|Ellos / EllasUstedes||Quieren||Quisieron|
Here are some sentences:
¿Qué quieren hacer?
What do you guys want to do?
La niña no quiso ningún dulce.
The girl didn’t want any candies.
Gustar – To like
In Spanish, gustar is only used to talk about activities someone likes to do or to express physical attraction towards someone. Here you can check how to conjugate this verb.
|A mí||Me gusta / gustan||Me gustó / gustaron|
|A ti||Te gusta / gustan||Te gustó / gustaron|
|A él / A ellaA usted||Le gusta / gustan||Le gustó / gustaron|
|A nosotros||Nos gusta / gustan||Nos gustó / gustaron|
|A vosotros||Os gusta / gustan||Os gustó / gustaron|
|A ellos / A ellasA ustedes||Les gustan / gustan||Les gustó / gustaron|
A Gabriel le gustan los gatos.
Gabriel likes cats.
No nos gustó la película.
We didn’t like the movie.
Take Note: In Spanish, there are other verbs like gustar that follow this conjugation pattern.
Poder – Can / To be able to
The irregular verb poder is used to talk about the activities people can or cannot do. To complete its meaning, you must use infinitive verbs.
|Él / EllaUsted||Puede||Pudo|
|Ellos / EllasUstedes||Pueden||Pudieron|
¿Puedes hablar más despacio?
Can you speak slower?
Joseph no pudo arreglar su carro.
Joseph wasn’t able to fix his car.
Dar – To give
On top of communicating that someone gives something to another person, dar in Spanish can also be used to talk about the emotions something causes in you.
|Él / EllaUsted||Da||Dio|
|Ellos / EllasUstedes||Dan||Dieron|
Here are some examples:
Juan me dio una manzana.
Juan gave me an apple.
¿Cuánto tiempo les dieron?
How much time did they give you?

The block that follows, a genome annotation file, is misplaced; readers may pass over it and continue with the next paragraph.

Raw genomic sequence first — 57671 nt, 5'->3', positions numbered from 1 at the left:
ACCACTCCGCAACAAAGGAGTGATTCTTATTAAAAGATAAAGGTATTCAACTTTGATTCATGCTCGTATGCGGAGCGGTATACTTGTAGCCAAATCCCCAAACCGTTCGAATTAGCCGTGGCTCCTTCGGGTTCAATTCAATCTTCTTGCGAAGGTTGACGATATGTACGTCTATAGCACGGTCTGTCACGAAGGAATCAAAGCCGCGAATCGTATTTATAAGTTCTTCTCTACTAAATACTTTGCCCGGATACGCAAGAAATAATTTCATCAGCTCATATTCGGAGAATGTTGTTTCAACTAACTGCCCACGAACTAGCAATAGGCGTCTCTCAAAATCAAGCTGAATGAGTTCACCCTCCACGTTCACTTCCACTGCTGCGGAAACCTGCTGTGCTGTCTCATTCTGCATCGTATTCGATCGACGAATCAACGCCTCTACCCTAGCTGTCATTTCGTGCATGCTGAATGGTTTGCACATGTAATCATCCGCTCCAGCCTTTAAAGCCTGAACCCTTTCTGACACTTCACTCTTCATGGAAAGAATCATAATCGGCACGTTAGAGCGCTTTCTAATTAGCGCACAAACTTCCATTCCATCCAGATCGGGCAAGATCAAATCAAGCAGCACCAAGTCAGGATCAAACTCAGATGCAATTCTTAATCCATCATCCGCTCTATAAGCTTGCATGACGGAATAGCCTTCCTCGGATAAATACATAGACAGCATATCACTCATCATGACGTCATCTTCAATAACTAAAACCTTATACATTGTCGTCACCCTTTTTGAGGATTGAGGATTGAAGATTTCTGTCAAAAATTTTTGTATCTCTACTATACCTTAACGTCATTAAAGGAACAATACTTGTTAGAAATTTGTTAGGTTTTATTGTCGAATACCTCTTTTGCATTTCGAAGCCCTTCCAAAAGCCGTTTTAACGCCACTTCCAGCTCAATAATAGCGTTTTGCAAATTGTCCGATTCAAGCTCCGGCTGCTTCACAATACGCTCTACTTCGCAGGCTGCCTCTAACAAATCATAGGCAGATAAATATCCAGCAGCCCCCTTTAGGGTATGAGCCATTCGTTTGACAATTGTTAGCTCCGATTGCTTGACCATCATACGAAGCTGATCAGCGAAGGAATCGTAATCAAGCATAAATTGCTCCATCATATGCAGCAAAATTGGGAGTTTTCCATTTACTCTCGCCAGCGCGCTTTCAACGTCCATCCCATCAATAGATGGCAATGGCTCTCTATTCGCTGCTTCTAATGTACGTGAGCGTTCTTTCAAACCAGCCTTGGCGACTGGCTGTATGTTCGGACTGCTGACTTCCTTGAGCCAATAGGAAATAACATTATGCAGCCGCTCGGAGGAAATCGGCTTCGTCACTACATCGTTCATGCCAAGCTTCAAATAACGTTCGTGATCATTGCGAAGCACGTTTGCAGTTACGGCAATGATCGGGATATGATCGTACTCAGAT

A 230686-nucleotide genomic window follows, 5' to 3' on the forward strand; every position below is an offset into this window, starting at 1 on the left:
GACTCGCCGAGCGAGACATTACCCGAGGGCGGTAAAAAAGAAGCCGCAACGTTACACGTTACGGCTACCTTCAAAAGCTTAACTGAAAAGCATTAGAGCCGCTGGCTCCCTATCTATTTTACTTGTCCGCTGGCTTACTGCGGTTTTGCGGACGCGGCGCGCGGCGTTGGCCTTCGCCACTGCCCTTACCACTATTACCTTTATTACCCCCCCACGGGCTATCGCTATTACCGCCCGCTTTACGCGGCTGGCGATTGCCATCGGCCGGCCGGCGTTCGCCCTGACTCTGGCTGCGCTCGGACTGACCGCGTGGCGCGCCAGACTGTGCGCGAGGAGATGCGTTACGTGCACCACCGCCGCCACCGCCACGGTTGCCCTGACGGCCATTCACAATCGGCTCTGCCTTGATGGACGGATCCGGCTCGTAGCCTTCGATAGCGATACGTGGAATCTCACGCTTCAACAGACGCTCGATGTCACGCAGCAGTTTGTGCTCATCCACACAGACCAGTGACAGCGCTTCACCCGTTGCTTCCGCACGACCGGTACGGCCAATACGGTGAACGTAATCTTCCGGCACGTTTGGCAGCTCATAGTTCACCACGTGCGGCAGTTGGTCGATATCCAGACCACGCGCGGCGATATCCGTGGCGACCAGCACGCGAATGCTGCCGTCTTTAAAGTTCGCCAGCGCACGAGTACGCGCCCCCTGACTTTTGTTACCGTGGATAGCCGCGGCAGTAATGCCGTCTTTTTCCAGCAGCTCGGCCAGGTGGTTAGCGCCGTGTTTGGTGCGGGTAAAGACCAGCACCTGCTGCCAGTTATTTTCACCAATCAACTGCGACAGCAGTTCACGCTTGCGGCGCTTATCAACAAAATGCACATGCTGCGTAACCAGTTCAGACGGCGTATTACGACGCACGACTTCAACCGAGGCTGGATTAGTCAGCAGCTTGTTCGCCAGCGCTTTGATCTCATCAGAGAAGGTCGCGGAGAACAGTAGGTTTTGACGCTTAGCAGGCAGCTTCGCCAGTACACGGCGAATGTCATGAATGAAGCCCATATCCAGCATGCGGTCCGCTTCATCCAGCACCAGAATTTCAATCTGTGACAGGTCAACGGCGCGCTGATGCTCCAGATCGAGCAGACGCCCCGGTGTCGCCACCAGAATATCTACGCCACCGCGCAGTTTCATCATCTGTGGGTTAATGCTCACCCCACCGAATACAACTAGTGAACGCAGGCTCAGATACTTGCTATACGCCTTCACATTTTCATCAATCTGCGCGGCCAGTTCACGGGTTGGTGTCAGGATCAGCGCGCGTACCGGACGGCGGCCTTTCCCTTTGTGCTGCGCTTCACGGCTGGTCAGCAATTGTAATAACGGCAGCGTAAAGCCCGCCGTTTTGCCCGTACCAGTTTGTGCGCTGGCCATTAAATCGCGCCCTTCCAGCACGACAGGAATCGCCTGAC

Take Note: This verb follows the same conjugation pattern as ‘gustar’ when expressing emotions’. As a transitive verb, dar works with indirect and direct object pronouns.
Bonus: Tips to Learn Verbs
Spanish verbs are crucial because they allow you to explain what the action is. Here are some easy tips you can follow to learn this type of vocabulary:
- Focus on key verbs for your conversations: Instead of trying to memorize as many words as possible, you should take the time to choose verbs that you will likely use daily. The verbs in this article are a good starting point because they relate to common situations.
- Practice: If you learn a new verb, you must practice it as much as possible. Ideally, you should try to include it in your conversations. However, you can also write sentences in different tenses, use flashcards, or practice their conjugation.
- Learn opposite verbs: This is what I call the Opposite Method and the idea is very simple. Our brain is very good at thinking in opposites (blanco, negro, arriba, abajo). So, when you learn a verb, take the time to learn its antonym because you’re likely going to need it – Prende la luz y apágala cuando termines. Finding these connections can make your learning process more significant.
Extra Resources to Master Verbs in Spanish
Now that you know the most common verbs in Spanish, here are your next steps.
- Guide to Spanish Verb Conjugation: Compared to English, Spanish conjugation can be more challenging because each subject has a different ending in each tense. So, make sure you understand how to conjugate verbs.
- Verb Forms in Spanish: If you understand the steps to conjugate verbs, you can check what regular endings you’re supposed to use in each Spanish tense.
- Conjugation models: The ending of an infinitive verb establishes the conjugation you must follow. To learn more about these conjugation patterns, you should check:
- Irregular Verbs Guide: Find more information about irregulars and some tips to conjugate these verbs.
- Stem-changing Verbs: There are more stem-changing verbs than irregulars. In this guide, you’ll find the most common spelling changes in Spanish.
- Types of Verb: In Spanish, a verb can play different roles inside of a sentence or may work with different elements. Understanding different types of verbs will help you use these words more effectively.
- Spanish Moods: A Spanish verb also conveys how an action is perceived. Using the imperative, indicative, or subjunctive mood will change what you say. So, take the time to understand how moods in Spanish work.
Download the PDF with the Most Common Verbs in Spanish
Now that you’ve learned the most common Spanish verbs that beginners need to master to become fluent in Spanish, you know that you’ll probably need a refresher. Click the button below to download a copy of the PDF for this guide. It contains the list verbs above as well as the fundamentals of Spanish verb conjugation.